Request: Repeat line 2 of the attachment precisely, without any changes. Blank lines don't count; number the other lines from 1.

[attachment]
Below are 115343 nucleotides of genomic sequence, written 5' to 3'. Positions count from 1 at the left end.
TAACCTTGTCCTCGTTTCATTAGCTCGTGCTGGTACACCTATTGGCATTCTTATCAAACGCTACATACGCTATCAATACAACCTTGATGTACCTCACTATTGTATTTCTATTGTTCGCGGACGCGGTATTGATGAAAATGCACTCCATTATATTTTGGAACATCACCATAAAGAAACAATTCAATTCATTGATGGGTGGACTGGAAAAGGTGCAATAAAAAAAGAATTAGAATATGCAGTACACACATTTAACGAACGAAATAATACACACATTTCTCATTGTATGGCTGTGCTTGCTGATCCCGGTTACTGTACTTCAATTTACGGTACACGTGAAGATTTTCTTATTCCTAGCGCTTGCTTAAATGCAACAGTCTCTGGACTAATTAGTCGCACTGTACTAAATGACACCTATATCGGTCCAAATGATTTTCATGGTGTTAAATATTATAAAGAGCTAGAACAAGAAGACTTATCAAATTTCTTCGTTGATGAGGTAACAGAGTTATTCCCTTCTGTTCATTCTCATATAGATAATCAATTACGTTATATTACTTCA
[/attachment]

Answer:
TAACCTTGTCCTCGTTTCATTAGCTCGTGCTGGTACACCTATTGGCATTCTTATCAAACGCTACATACGCTATCAATACAACCTTGATGTACCTCACTATTGTATTTCTATTGTTCGCGGACGCGGTATTGATGAAAATGCACTCCATTATATTTTGGAACATCACCATAAAGAAACAATTCAATTCATTGATGGGTGGACTGGAAAAGGTGCAATAAAAAAAGAATTAGAATATGCAGTACACACATTTAACGAACGAAATAATACACACATTTCTCATTGTATGGCTGTGCTTGCTGATCCCGGTTACTGTACTTCAATTTACGGTACACGTGAAGATTTTCTTATTCCTAGCGCTTGCTTAAATGCAACAGTCTCTGGACTAATTAGTCGCACTGTACTAAATGACACCTATATCGGTCCAAATGATTTTCATGGTGTTAAATATTATAAAGAGCTAGAACAAGAAGACTTATCAAATTTCTTCGTTGATGAGGTAACAGAGTTATTCCCTTCTGTTCATTCTCATATAGATAATCAATTACGTTATATTACTTCA